Pregnancy over 35 comes with ‘more risk’ but this is not the same as ‘high risk’. Unfortunately, older mothers- to- be can get labelled in the high risk bracket when it simply isn’t required. As long as you are in good health, then pregnancy should be straightforward. If any problems do occur, these will be monitored carefully by your obstetric team keeping you and your baby safe. You are also likely to have more antenatal tests and scans but monitoring can be reassuring.
The below is not meant to alarm in any way but simply inform about some of the well known risks which can effect pregnant women of all ages. Overall women over 35 can expect to experience a healthy pregnancy and baby.
The perception and labelling of an older mother in the ‘higher risk’ bracket can influence the care she receives. She is more likely to receive consultant care and to have continuous electronic foetal monitoring during birth. ‘Carer anxiety’ because the pregnancy is deemed ‘higher risk’ can be a self fulfilling prophecy and lead to quicker intervention where it might not have been required. Once a cascade of intervention has been embarked upon (medical induction, augmentation of labour with syntocinon) it is more likely that birth will end up being an instrumental delivery or cesarean. When labour is speeded up it can cause foetal distress which may also end in cesarean delivery.
Therefore if you are an older-mum-to-be and desire a natural birth, become well informed on the medical process of induction and interventions during labour. Ask plenty of questions. Don’t feel pressured into being induced or accepting an intervention to augment your labour unless its absolutely necessary.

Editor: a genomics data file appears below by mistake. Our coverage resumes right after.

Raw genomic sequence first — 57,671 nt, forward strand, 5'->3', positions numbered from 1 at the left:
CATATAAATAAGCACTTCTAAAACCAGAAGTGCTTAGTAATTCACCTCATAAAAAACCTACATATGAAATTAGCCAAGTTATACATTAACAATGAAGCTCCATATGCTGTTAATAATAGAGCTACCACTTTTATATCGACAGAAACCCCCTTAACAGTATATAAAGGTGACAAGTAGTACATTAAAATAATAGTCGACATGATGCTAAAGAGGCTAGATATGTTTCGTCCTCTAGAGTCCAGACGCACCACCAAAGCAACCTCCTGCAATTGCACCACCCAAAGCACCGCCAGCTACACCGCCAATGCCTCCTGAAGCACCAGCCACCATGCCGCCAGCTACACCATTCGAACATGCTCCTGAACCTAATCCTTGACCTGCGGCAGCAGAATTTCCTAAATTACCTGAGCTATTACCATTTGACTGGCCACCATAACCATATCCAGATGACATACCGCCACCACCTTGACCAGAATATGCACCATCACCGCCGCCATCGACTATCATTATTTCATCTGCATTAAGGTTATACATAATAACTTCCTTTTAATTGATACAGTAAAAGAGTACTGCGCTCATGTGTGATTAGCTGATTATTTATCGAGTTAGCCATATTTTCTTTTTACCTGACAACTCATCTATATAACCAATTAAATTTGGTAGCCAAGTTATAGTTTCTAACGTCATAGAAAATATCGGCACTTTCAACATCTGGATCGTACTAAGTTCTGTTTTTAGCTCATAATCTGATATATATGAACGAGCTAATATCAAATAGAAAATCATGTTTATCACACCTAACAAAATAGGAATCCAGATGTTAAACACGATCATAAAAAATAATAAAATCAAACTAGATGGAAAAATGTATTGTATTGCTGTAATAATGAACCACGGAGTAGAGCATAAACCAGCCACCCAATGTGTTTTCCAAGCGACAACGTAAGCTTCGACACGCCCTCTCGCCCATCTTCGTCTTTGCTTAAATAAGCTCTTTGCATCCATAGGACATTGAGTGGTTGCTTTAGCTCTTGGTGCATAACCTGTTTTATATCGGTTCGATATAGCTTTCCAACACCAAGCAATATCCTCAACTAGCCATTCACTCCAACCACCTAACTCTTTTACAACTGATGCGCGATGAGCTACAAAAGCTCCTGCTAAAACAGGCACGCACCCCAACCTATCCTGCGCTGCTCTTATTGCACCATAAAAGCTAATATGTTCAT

On a positive note, research agrees that the outcome for babies is just as positive as that for younger mothers; this is based upon the Apgar scores which assess the health of a new born immediately after birth and admission rates to special care baby units.
‘More risk’ of genetic abnormality
It is well known that older women have a higher chance of having a baby with Down’s Syndrome, a chromosomal disorder which causes an error in cell division. Other rare chromosomal abnormalities such as Patau’s syndrome and Edwards syndrome also increase with age.
However current prenatal screening – nuchal fold scan, blood tests, chorionic villus sampling and amniocentesis – can give a firm diagnosis, giving you the choice regarding the outcome of your pregnancy.
Overall the rate of birth defects is still fairly low for women over 35 and 40.